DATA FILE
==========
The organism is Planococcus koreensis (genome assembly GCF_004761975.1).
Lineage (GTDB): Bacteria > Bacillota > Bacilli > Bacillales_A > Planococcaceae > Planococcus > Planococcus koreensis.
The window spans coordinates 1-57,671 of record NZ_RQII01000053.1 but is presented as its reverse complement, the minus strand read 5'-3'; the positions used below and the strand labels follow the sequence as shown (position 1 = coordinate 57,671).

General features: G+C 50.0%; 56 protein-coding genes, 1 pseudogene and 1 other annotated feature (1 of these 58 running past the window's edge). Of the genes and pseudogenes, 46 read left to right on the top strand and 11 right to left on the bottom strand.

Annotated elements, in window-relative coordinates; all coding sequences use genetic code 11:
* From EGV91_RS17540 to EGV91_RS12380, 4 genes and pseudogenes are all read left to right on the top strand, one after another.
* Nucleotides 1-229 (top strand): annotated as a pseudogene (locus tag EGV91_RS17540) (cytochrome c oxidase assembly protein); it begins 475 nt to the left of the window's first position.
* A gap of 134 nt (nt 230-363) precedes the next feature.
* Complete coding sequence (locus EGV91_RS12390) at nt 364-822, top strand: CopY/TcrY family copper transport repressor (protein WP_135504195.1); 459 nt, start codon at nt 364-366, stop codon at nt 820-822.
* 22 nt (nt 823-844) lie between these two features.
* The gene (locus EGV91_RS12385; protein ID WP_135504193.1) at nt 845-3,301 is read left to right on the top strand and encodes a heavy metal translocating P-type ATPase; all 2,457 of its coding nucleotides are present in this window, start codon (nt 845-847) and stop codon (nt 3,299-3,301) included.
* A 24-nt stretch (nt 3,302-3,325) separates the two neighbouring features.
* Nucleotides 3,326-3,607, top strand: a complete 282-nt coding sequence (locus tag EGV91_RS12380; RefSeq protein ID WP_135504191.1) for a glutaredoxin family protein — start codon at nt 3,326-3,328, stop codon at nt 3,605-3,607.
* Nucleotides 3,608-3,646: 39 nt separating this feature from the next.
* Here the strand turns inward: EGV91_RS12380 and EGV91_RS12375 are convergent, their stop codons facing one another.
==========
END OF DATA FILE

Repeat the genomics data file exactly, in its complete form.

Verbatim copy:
The organism is Planococcus koreensis (genome assembly GCF_004761975.1).
Lineage (GTDB): Bacteria > Bacillota > Bacilli > Bacillales_A > Planococcaceae > Planococcus > Planococcus koreensis.
The window spans coordinates 1-57,671 of record NZ_RQII01000053.1 but is presented as its reverse complement, the minus strand read 5'-3'; the positions used below and the strand labels follow the sequence as shown (position 1 = coordinate 57,671).

General features: G+C 50.0%; 56 protein-coding genes, 1 pseudogene and 1 other annotated feature (1 of these 58 running past the window's edge). Of the genes and pseudogenes, 46 read left to right on the top strand and 11 right to left on the bottom strand.

Annotated elements, in window-relative coordinates; all coding sequences use genetic code 11:
* From EGV91_RS17540 to EGV91_RS12380, 4 genes and pseudogenes are all read left to right on the top strand, one after another.
* Nucleotides 1-229 (top strand): annotated as a pseudogene (locus tag EGV91_RS17540) (cytochrome c oxidase assembly protein); it begins 475 nt to the left of the window's first position.
* A gap of 134 nt (nt 230-363) precedes the next feature.
* Complete coding sequence (locus EGV91_RS12390) at nt 364-822, top strand: CopY/TcrY family copper transport repressor (protein WP_135504195.1); 459 nt, start codon at nt 364-366, stop codon at nt 820-822.
* 22 nt (nt 823-844) lie between these two features.
* The gene (locus EGV91_RS12385; protein ID WP_135504193.1) at nt 845-3,301 is read left to right on the top strand and encodes a heavy metal translocating P-type ATPase; all 2,457 of its coding nucleotides are present in this window, start codon (nt 845-847) and stop codon (nt 3,299-3,301) included.
* A 24-nt stretch (nt 3,302-3,325) separates the two neighbouring features.
* Nucleotides 3,326-3,607, top strand: a complete 282-nt coding sequence (locus tag EGV91_RS12380; RefSeq protein ID WP_135504191.1) for a glutaredoxin family protein — start codon at nt 3,326-3,328, stop codon at nt 3,605-3,607.
* Nucleotides 3,608-3,646: 39 nt separating this feature from the next.
* Here the strand turns inward: EGV91_RS12380 and EGV91_RS12375 are convergent, their stop codons facing one another.